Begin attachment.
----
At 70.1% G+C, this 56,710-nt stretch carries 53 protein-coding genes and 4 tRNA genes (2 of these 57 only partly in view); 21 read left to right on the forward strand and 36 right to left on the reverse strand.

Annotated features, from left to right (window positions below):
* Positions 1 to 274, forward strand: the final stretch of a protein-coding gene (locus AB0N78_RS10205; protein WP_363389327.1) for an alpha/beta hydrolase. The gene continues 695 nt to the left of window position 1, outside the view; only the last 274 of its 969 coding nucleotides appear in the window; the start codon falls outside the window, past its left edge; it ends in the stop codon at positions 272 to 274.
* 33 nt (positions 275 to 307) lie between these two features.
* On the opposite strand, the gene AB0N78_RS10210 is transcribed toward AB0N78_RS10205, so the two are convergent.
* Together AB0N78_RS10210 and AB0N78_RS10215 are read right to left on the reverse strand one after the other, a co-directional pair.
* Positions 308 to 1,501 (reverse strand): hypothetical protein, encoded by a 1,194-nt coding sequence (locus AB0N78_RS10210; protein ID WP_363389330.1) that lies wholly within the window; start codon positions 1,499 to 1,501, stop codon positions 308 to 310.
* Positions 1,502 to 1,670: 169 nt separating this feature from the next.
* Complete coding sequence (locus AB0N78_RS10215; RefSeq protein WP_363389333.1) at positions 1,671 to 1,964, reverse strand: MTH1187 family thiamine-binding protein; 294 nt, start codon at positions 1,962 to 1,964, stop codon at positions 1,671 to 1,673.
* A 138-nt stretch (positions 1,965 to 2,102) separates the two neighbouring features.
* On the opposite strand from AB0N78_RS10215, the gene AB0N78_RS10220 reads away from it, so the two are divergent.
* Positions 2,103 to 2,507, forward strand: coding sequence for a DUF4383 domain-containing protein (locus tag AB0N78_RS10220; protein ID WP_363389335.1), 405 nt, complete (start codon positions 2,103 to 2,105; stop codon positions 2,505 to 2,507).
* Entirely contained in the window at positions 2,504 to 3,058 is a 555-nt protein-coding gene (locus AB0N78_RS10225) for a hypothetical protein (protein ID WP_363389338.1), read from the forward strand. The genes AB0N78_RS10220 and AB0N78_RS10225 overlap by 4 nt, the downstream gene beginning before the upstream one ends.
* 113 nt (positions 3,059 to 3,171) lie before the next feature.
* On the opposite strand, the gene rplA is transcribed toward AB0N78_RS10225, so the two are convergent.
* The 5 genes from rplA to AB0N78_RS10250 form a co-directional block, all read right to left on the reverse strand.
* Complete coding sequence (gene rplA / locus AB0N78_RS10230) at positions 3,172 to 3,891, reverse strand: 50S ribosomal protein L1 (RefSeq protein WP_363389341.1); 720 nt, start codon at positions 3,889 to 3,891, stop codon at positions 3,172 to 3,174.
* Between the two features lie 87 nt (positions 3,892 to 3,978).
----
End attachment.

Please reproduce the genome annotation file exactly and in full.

At 70.1% G+C, this 56,710-nt stretch carries 53 protein-coding genes and 4 tRNA genes (2 of these 57 only partly in view); 21 read left to right on the forward strand and 36 right to left on the reverse strand.

Annotated features, from left to right (window positions below):
* Positions 1 to 274, forward strand: the final stretch of a protein-coding gene (locus AB0N78_RS10205; protein WP_363389327.1) for an alpha/beta hydrolase. The gene continues 695 nt to the left of window position 1, outside the view; only the last 274 of its 969 coding nucleotides appear in the window; the start codon falls outside the window, past its left edge; it ends in the stop codon at positions 272 to 274.
* 33 nt (positions 275 to 307) lie between these two features.
* On the opposite strand, the gene AB0N78_RS10210 is transcribed toward AB0N78_RS10205, so the two are convergent.
* Together AB0N78_RS10210 and AB0N78_RS10215 are read right to left on the reverse strand one after the other, a co-directional pair.
* Positions 308 to 1,501 (reverse strand): hypothetical protein, encoded by a 1,194-nt coding sequence (locus AB0N78_RS10210; protein ID WP_363389330.1) that lies wholly within the window; start codon positions 1,499 to 1,501, stop codon positions 308 to 310.
* Positions 1,502 to 1,670: 169 nt separating this feature from the next.
* Complete coding sequence (locus AB0N78_RS10215; RefSeq protein WP_363389333.1) at positions 1,671 to 1,964, reverse strand: MTH1187 family thiamine-binding protein; 294 nt, start codon at positions 1,962 to 1,964, stop codon at positions 1,671 to 1,673.
* A 138-nt stretch (positions 1,965 to 2,102) separates the two neighbouring features.
* On the opposite strand from AB0N78_RS10215, the gene AB0N78_RS10220 reads away from it, so the two are divergent.
* Positions 2,103 to 2,507, forward strand: coding sequence for a DUF4383 domain-containing protein (locus tag AB0N78_RS10220; protein ID WP_363389335.1), 405 nt, complete (start codon positions 2,103 to 2,105; stop codon positions 2,505 to 2,507).
* Entirely contained in the window at positions 2,504 to 3,058 is a 555-nt protein-coding gene (locus AB0N78_RS10225) for a hypothetical protein (protein ID WP_363389338.1), read from the forward strand. The genes AB0N78_RS10220 and AB0N78_RS10225 overlap by 4 nt, the downstream gene beginning before the upstream one ends.
* 113 nt (positions 3,059 to 3,171) lie before the next feature.
* On the opposite strand, the gene rplA is transcribed toward AB0N78_RS10225, so the two are convergent.
* The 5 genes from rplA to AB0N78_RS10250 form a co-directional block, all read right to left on the reverse strand.
* Complete coding sequence (gene rplA / locus AB0N78_RS10230) at positions 3,172 to 3,891, reverse strand: 50S ribosomal protein L1 (RefSeq protein WP_363389341.1); 720 nt, start codon at positions 3,889 to 3,891, stop codon at positions 3,172 to 3,174.
* Between the two features lie 87 nt (positions 3,892 to 3,978).